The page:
17 October 2019
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Thursday, 01 August 2019 11:17

Government committed to alleviating primary education challenges

Written by  Ed-Grant Ndoza
Ngwria Ngwria

Mzimba, August 1, 2019:  Government has stepped up efforts towards elimination of bottlenecks that stand in its way to provide accessible and quality basic education in the country.

Deputy Minister of Education, Science and Technology, Martha Chiuluntha Ngwira made the remarks Tuesday in Mzimba, when she visited Ephangweni Model School in Mzimba, block Project, under Malawi Education Sector Improvement Programme (MESIP).

The Minister said government realizes the many challenges primary schools experience which interfere with its commitment to ensure that all learners have equal access to quality education and register sound performance.
 
“It is the determination of government to ensure that every leaner has easy access to quality education, but this is being weighed down by multiple challenges standing in its way to achieve its objectives,” said Ngwira.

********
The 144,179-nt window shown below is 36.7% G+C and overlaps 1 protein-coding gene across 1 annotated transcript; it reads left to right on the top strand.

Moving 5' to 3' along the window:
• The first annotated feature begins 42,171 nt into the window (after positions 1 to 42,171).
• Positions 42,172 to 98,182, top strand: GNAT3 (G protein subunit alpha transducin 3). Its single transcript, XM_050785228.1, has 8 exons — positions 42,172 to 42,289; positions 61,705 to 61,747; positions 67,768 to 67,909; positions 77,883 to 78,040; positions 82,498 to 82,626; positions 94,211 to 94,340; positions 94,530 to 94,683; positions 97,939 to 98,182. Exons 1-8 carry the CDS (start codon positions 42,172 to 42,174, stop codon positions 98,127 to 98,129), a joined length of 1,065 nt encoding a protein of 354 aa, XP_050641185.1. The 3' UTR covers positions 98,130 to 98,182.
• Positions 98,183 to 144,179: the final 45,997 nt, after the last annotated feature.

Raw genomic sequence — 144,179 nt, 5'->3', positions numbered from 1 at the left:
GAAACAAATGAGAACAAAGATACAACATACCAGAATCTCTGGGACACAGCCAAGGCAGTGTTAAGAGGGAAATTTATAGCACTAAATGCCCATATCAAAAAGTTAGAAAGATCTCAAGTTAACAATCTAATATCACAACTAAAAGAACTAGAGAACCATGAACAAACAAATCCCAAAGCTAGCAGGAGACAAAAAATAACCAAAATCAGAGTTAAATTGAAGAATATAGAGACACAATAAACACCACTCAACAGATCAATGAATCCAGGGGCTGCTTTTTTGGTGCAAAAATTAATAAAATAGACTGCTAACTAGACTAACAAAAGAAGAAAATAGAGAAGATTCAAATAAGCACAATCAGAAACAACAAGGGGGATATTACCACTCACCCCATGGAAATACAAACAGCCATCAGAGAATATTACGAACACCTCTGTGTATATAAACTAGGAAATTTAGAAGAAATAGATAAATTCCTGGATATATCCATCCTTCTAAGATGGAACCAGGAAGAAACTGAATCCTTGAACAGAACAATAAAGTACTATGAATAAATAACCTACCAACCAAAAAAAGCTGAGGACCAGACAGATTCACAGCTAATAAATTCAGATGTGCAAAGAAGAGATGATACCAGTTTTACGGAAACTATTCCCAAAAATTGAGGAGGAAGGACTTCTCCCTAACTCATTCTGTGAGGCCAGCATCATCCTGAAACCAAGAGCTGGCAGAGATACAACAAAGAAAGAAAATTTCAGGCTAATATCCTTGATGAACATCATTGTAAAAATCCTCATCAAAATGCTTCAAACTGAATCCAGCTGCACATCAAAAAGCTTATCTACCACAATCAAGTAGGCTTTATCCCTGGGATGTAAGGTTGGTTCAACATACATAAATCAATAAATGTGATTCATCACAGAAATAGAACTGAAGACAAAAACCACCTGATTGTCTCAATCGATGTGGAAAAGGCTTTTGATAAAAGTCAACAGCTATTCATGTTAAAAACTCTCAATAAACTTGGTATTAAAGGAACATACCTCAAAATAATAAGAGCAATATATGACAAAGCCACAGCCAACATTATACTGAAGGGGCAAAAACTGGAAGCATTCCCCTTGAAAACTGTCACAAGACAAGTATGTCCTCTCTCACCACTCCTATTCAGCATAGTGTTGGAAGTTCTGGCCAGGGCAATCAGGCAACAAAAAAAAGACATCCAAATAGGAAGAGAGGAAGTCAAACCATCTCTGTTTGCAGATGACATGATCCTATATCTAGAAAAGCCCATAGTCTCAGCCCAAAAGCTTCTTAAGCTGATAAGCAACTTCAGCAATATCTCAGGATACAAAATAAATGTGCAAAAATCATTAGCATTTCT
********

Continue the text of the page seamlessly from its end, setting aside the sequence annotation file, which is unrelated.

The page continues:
She cited poor or inadequate facilities, both, infrastructure and furniture, lack of sanitary facilities which compromise girl learners’ hygiene, as one of the bottlenecks that negatively affect education standards.

Mzimba District Commissioner (DC), Thomas Chirwa held government for targeting his district with MESIP, which he said has solved some of the problem’s beneficiary schools were facing, which, to a larger extent, were blamed for horrible schools’ mediocre performances.

Chirwa expressed concern that out of the 34 districts in the country, for a number of years, Mzimba has always been the last in primary school performance, which he said was great embarrassment to the people of the district.

“It is my hope that schools which have benefited from MESIP will do well since most of the problems which frustrated learning have been sorted out.” said Chirwa.

Mzimba South district education manager (DEM), Fanwel Chiwowa, said MESIP has two main objectives of reducing repetition rate in lower classes (standard 1 to 4) and to reduce girls’ dropout rate in upper classes (standard 6, 7 and 8).

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